Figure 3. From: Proinflammatory role of aquaporin-4 in autoimmune neuroinflammation.

AQP4 deletion does not alter penetration of T lymphocytes into the CNS. MOG-sensitized T lymphocytes (as prepared for adoptive-transfer EAE) were fluorescently labeled with CFSE. Naive wild-type and AQP4-null mice were injected intravenously with 2 × 107 labeled lymphocytes, and brains were perfused and harvested at 24 and 48 h. A) Left panel: fluorescently labeled MOG-activated T lymphocytes. Right panel: representative frozen section of brain, showing fluorescent T lymphocytes that crossed the blood-brain barrier. B) Number of fluorescent T lymphocytes counted in 10-μm-thick brain sections per mouse at 24 and 48 h (se, 3 mice/group at each time point, differences not significant). C) Extravasated Evans blue dye in brain in control mice and at 12 d after MOG immunization (se, 4 mice/group at each time point, differences not significant).

Lihua Li, et al. FASEB J. 2011 May;25(5):1556-1566.
7.
Figure 7.

Figure 7. From: Proinflammatory role of aquaporin-4 in autoimmune neuroinflammation.

Reduced cytokine release by astrocyte cultures in AQP4 deficiency. A) GFAP (left panels) and AQP4 (right panels) immunofluorescence of differentiated, primary cultures of astrocytes from neonatal mouse brain cortex. B) TNF-α and IL-6 in culture medium at 2 h after LPS (100 ng/ml) or saline addition (se, n=6). Representative of 5 sets of cultures. C) Cell-associated TNF-α and IL-6 at 2 h after LPS (se, n=4, differences not significant comparing −LPS and +LPS). Representative of 3 sets of cultures. (right) Quantitative real-time RT-PCR of indicated transcripts from astrocyte cultures (se, n=4, differences not significant comparing −LPS and +LPS). D) Right panel: TNF-α in culture medium at 24 h after Mn3+ exposure (se, n=4). Left panels: GFAP immunofluorescence of astrocytes after 24 h Mn3+ exposure. E) TNF-α and IL-6 in culture medium at 2 h after LPS in control medium (290 mosmol) or hyperosmolar (310 mosmol) medium containing excess 20 mM mannitol (se, n=4). *P < 0.01 vs. corresponding +/+.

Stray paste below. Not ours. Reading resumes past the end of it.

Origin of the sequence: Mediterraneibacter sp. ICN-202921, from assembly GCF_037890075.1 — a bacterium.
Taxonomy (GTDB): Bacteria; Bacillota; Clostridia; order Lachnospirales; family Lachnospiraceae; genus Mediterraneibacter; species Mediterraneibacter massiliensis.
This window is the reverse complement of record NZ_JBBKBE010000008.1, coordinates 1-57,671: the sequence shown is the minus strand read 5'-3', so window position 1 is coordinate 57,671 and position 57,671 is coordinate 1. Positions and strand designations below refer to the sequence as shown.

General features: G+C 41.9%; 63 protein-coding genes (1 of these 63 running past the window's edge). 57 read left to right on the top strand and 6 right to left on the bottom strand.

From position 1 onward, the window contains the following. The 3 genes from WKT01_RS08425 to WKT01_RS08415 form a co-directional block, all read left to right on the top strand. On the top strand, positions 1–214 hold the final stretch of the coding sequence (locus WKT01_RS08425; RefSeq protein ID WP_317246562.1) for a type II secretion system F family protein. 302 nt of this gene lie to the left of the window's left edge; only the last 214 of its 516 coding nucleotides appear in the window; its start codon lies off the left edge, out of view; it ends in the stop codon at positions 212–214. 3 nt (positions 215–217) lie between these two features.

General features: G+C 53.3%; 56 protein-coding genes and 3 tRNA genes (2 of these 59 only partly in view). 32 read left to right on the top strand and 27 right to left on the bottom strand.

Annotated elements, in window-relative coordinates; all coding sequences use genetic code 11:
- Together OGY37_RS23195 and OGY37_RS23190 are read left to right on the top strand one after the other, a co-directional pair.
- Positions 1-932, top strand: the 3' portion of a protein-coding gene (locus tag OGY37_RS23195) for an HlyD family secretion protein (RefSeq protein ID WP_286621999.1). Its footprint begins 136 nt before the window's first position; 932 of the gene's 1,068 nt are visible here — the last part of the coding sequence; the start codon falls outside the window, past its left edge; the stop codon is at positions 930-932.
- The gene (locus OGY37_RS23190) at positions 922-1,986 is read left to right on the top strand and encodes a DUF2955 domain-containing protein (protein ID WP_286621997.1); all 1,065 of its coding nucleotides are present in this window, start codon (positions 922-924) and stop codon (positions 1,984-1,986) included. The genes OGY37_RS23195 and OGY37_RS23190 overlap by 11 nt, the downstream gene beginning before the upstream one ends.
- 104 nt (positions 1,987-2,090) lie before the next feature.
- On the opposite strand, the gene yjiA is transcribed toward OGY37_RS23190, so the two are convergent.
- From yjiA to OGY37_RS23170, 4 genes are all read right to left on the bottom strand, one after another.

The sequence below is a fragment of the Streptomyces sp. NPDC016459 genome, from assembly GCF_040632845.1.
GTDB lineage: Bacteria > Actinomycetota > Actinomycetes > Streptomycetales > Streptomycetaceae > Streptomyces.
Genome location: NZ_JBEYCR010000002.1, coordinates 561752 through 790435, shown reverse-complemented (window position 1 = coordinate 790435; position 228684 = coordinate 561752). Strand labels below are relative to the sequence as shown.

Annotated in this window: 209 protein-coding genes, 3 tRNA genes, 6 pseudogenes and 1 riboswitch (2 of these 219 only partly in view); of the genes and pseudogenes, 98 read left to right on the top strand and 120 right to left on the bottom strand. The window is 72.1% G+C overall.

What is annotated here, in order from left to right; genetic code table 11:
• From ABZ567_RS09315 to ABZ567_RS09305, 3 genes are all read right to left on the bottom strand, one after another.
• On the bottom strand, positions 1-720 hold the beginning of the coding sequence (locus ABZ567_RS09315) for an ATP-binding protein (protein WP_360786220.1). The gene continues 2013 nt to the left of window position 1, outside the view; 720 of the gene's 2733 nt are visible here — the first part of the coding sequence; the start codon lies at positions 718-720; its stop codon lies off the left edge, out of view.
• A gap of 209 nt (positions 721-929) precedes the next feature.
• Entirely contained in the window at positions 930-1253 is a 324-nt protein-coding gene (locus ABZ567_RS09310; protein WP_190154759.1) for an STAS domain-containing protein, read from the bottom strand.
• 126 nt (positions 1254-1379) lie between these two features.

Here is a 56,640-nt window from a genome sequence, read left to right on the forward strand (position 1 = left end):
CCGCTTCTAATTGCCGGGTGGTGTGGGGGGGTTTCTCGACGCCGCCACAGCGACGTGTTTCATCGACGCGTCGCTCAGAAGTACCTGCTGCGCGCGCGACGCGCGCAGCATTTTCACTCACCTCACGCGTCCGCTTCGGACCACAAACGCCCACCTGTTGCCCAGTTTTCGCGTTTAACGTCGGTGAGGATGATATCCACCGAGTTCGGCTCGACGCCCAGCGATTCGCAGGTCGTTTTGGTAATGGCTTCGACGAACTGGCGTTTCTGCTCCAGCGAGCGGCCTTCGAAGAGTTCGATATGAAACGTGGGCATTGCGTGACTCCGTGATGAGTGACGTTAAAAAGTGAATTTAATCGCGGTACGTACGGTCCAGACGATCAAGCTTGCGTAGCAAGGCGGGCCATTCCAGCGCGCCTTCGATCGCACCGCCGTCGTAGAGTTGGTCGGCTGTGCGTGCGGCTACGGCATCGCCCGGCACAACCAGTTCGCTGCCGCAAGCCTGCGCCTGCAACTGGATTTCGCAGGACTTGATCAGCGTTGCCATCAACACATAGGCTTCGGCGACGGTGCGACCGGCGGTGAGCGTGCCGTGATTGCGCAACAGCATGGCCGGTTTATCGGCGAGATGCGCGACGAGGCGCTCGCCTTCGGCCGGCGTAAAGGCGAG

Lihua Li, et al. FASEB J. 2011 May;25(5):1556-1566.
8.
Figure 2.

Figure 2. From: Proinflammatory role of aquaporin-4 in autoimmune neuroinflammation.

Absence of AQP4 expression in immune cells. A) RNA was isolated from T lymphocytes, without (control) or after MOG sensitization (as done for adoptive-transfer EAE), and from mouse kidney (positive control). AQP4 and β-actin were amplified by RT-PCR using specific primers. Representative of 3 sets of amplifications on different cultures. B) AQP4 immunofluorescence in T lymphocytes, without or after MOG sensitization. AQP4-expressing Chinese hamster ovary (CHO) cells (CHO-AQP4) as the positive control and nontransfected CHO cells (CHO) as the negative control. C) CD45 and AQP4 immunofluorescence in lymph nodes of control mice and at 15 d after MOG immunization. Mouse kidney shown as a positive control for AQP4. D) Splenocytes from wild-type and AQP4-deficient mice stimulate proliferation of MOG35–55-specific T lymphocyte in a similar manner. MACS-separated 2D2 T lymphocytes were cultured with irradiated splenic antigen-presenting cells from naive wild-type or AQP4-deficient mice in the presence of MOG35–55. Proliferation was measured by [3H]-thymidine incorporation (sd, 3 sets of cultures, differences not significant).

Lihua Li, et al. FASEB J. 2011 May;25(5):1556-1566.